A new analysis has looked at the considerations of whether and when statins may offer benefit beyond harm.
Within the UK, statins are the most commonly used drug. Over time, the number of people eligible for statin therapy has been widened through clinical guidelines.
Within their analysis, the authors explain the importance of interpretation of research data about statins.
They provide an example of two different people who might be prescribed statins to help explain how benefits of statins can widely vary between different individuals: “One is a 65 year old man who smokes, does not have heart disease, but who has high total cholesterol levels and raised blood pressure. The second is a 45 year old woman who does not smoke and has raised total cholesterol levels and slightly raised blood pressure.
“The man has an estimated 38% absolute risk of having a major coronary event in the next 10 years; the woman a 1.4% absolute risk.
“According to the risk reductions we reported, statins would reduce the man’s relative risk by 24% and the woman’s by 41%. However, the man could expect an absolute risk reduction of about 9% ([number needed to treat]=11) compared with just 0.6% ([number needed to treat]=166) for the woman.”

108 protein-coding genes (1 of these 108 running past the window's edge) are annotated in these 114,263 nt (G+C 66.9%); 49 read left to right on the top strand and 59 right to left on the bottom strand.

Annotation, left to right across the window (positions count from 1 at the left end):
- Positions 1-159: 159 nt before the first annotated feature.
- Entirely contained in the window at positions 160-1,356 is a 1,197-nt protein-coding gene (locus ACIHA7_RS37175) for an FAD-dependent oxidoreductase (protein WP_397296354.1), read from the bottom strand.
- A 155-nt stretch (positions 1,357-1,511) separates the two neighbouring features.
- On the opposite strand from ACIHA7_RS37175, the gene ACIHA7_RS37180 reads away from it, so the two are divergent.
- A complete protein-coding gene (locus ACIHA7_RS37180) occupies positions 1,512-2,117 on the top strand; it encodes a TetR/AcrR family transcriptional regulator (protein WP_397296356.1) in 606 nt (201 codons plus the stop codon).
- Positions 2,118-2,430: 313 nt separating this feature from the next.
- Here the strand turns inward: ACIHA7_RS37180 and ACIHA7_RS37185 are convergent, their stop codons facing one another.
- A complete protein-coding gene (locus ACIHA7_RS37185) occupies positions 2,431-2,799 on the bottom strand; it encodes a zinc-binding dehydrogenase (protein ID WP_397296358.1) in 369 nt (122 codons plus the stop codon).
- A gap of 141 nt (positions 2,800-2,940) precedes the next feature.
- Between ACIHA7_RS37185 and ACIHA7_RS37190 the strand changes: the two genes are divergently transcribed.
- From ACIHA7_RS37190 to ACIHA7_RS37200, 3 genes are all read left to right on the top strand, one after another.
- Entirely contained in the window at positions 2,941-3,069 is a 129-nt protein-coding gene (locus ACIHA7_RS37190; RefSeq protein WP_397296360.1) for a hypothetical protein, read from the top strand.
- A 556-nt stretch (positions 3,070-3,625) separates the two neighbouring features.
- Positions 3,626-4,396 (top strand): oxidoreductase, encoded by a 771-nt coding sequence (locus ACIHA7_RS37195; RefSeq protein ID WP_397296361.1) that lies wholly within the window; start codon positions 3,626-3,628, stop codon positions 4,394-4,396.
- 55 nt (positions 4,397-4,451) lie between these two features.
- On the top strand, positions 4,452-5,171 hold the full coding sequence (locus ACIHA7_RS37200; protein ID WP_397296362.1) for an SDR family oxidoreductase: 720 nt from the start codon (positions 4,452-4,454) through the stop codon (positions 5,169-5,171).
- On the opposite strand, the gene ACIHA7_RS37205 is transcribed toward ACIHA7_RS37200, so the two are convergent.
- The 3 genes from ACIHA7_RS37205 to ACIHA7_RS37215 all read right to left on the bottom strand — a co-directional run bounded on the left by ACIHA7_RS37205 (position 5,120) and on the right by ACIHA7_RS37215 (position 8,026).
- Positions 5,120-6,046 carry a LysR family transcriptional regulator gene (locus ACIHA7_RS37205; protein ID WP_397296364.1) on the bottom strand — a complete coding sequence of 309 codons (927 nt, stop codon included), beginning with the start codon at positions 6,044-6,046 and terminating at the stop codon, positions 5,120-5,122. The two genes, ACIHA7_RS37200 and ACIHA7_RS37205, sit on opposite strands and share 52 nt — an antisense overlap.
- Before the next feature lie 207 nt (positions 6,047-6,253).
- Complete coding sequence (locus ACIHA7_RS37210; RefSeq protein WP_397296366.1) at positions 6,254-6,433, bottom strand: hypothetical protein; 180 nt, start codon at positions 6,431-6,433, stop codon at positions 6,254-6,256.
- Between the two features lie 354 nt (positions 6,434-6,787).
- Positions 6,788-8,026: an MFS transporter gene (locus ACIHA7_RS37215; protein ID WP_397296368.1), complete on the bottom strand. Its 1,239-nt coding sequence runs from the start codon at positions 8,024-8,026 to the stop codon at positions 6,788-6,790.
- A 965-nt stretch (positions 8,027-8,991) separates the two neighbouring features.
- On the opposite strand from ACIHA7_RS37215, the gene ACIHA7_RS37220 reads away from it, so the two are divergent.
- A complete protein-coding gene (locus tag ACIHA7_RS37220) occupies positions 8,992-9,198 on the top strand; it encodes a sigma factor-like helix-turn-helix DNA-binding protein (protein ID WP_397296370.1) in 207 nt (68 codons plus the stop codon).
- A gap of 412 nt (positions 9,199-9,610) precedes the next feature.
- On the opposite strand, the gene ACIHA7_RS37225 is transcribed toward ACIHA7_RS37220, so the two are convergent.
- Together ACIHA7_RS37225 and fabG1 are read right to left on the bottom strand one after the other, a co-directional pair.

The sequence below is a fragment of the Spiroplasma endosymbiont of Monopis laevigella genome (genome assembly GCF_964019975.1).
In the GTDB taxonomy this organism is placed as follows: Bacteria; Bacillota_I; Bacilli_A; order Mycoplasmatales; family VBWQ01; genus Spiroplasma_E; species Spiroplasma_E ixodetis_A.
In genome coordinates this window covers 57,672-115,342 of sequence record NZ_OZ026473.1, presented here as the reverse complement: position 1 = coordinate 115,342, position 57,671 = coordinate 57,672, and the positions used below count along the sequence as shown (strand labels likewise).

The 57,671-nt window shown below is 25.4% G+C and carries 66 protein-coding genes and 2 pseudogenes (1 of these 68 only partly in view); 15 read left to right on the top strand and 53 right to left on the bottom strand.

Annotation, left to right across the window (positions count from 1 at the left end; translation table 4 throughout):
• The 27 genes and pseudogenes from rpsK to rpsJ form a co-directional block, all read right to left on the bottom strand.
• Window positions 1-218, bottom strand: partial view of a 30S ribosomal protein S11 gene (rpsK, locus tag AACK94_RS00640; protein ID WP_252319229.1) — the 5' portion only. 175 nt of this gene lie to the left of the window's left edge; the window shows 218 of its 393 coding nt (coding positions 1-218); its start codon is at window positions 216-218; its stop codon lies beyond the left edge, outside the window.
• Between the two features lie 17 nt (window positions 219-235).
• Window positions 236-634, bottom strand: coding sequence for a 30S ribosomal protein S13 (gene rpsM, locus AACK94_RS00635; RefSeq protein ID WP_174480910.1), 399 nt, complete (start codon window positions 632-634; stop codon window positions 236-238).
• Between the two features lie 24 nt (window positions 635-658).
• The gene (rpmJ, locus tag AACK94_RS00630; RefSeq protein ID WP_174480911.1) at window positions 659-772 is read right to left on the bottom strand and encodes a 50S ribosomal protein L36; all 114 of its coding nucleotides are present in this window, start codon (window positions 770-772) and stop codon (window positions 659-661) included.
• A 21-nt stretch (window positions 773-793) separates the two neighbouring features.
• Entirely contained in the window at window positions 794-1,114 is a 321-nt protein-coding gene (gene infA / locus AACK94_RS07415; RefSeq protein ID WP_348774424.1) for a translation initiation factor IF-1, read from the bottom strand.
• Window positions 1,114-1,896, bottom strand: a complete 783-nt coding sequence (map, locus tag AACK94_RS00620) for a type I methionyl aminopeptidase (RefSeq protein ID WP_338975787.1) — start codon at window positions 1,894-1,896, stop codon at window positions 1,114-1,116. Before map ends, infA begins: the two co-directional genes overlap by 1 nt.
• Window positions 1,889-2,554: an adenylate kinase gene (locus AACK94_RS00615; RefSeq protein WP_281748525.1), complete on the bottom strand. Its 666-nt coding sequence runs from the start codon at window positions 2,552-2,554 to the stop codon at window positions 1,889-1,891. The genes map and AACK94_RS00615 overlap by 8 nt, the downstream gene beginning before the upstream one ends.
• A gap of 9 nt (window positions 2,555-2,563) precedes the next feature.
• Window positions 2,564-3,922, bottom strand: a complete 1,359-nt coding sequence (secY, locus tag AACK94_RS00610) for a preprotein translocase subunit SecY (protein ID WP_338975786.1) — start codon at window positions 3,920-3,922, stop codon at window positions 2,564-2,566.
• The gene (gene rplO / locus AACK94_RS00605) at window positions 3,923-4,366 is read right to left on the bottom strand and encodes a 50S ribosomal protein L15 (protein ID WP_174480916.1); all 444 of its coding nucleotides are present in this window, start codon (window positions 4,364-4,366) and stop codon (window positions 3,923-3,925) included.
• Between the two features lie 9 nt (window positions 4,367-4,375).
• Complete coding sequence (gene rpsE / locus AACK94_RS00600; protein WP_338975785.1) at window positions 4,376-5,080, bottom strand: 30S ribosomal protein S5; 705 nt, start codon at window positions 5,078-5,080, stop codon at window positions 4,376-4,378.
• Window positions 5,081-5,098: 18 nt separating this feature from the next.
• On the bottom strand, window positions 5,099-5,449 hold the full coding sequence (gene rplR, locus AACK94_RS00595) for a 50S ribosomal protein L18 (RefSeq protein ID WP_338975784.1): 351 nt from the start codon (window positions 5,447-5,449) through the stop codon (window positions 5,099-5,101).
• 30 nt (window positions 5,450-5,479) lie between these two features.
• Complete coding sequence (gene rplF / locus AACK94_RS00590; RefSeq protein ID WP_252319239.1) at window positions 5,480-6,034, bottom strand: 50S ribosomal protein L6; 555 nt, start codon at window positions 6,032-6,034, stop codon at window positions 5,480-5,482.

The authors use this to illustrate that while one statistic, reduction of relative risk, may appear to imply a significant benefit of statins for the woman, the absolute risk reduction actually suggests much lower benefit for the woman compared with the man.
Furthermore, treating 11 people exactly like the man would prevent one major coronary event, like a heart attack, from happening. By comparison, 166 women just like the woman in this example would need to be treated to prevent one major coronary event.
The analysis notes that questions remain as to how much bias may exist within reporting of clinical trial data. They raise the possibility that, “studies reporting results that are favourable to the pharmaceutical industry may be more likely to be published and may under-report harms.”
The authors express caution in widening the availability of statins, stating: “Although statins are commonly prescribed, serious questions remain about their benefit and acceptability for primary prevention, particularly in patients at low risk of cardiovascular disease.”
They suggest that in low-risk individuals, statins “may be an example of low value care” and may, in some individuals, “represent a waste of healthcare resources”.
In closing, the analysis calls for better data to be available on the potential harms of statins and the outcomes related to people at low risk of cardiovascular problems.
The analysis is published in the journal, BMJ.